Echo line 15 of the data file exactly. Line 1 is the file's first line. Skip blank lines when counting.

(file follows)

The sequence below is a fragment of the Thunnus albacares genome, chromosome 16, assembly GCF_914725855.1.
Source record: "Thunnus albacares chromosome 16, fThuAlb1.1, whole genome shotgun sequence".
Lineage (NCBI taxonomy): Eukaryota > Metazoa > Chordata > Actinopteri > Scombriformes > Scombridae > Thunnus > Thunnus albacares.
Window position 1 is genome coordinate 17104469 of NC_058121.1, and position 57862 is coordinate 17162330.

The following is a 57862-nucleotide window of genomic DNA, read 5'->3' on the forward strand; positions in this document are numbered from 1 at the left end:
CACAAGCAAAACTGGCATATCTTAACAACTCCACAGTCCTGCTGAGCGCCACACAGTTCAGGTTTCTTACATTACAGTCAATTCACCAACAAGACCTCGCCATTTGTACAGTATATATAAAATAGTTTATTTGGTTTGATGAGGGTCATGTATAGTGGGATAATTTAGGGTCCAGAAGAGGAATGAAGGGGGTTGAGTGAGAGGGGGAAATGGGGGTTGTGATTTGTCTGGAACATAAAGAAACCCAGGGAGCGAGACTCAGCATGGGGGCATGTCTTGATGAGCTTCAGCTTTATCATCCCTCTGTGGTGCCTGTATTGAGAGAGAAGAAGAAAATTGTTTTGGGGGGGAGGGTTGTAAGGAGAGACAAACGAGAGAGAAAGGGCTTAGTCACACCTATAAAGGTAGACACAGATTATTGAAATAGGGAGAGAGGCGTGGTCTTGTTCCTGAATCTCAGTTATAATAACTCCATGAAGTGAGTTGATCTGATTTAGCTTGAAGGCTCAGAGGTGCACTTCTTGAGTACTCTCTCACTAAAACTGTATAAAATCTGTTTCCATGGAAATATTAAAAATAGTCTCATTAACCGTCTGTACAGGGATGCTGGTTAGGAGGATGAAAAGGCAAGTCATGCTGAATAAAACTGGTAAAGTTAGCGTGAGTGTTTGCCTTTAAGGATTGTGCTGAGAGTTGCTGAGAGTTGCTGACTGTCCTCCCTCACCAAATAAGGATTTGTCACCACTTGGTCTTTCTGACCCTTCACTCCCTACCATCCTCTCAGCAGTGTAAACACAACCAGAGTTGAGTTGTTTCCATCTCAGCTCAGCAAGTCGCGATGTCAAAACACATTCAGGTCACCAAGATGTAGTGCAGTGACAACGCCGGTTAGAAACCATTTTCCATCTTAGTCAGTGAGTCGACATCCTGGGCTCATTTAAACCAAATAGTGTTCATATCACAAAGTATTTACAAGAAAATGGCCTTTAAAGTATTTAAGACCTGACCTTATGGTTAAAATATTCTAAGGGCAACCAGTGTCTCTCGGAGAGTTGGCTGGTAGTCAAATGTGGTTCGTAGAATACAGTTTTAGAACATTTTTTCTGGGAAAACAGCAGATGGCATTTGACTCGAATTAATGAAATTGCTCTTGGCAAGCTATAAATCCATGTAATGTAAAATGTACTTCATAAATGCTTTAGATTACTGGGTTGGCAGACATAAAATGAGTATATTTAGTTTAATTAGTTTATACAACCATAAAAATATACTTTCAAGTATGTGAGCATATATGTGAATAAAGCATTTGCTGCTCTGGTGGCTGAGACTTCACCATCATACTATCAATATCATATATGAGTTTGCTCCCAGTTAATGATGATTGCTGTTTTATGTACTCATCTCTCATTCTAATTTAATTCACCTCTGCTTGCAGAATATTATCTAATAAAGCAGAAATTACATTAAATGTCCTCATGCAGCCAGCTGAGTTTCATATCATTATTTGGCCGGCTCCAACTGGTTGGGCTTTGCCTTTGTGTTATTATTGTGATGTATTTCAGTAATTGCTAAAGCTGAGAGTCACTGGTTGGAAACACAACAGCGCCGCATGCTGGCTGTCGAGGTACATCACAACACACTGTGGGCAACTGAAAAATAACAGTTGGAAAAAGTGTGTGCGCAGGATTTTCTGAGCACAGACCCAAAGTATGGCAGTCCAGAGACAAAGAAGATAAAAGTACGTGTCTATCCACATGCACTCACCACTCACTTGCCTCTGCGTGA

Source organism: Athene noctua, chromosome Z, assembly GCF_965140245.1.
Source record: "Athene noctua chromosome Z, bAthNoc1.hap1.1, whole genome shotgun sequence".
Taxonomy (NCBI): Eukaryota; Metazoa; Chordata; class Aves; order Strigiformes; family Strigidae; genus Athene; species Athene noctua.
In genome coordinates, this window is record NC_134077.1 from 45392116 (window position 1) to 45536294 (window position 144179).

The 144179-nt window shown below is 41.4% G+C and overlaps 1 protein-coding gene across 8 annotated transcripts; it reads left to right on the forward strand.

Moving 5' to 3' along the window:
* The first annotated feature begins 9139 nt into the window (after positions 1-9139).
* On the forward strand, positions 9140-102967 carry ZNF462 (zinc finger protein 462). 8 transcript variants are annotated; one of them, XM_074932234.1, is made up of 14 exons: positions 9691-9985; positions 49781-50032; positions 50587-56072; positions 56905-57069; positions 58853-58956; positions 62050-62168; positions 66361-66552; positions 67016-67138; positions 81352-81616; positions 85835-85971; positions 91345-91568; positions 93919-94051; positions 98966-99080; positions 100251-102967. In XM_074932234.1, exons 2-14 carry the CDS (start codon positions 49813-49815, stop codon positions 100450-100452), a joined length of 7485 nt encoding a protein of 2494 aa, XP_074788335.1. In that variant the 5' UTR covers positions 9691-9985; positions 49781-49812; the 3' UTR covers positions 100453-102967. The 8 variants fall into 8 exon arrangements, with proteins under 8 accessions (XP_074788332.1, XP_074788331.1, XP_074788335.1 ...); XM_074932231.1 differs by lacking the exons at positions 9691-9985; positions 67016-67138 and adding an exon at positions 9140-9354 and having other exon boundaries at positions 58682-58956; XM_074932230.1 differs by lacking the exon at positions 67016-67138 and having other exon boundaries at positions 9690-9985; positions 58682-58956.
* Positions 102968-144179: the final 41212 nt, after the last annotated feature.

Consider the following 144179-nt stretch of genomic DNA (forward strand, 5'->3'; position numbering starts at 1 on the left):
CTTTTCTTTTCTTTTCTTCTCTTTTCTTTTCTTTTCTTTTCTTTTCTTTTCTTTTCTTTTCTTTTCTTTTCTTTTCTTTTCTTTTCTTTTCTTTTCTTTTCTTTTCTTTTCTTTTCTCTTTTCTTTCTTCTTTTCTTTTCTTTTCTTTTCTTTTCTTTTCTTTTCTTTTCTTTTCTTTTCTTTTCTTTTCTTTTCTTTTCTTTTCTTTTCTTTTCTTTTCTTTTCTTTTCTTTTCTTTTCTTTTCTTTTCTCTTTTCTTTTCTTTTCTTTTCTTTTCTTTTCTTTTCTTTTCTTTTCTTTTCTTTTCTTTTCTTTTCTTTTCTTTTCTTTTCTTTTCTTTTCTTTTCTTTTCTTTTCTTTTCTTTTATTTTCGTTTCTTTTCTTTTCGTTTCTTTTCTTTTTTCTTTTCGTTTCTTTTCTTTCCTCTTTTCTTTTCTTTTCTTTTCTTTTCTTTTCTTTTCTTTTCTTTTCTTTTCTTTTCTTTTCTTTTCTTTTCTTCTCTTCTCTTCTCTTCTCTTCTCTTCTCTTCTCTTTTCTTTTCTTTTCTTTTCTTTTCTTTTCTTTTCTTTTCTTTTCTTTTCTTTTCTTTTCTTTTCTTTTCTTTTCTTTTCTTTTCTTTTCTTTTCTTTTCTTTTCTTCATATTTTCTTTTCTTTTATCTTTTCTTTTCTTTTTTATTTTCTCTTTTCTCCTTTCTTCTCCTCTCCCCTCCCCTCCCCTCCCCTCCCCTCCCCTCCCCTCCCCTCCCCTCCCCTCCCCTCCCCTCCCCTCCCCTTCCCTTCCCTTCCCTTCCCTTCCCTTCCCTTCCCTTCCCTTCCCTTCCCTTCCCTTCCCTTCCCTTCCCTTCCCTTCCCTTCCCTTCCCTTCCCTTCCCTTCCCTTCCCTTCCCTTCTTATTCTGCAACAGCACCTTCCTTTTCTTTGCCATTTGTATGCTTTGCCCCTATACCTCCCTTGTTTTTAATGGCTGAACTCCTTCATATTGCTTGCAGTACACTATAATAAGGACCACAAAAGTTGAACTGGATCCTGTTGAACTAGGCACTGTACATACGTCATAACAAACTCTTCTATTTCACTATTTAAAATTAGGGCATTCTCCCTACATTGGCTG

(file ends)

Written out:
* Positions 102968-144179: the final 41212 nt, after the last annotated feature.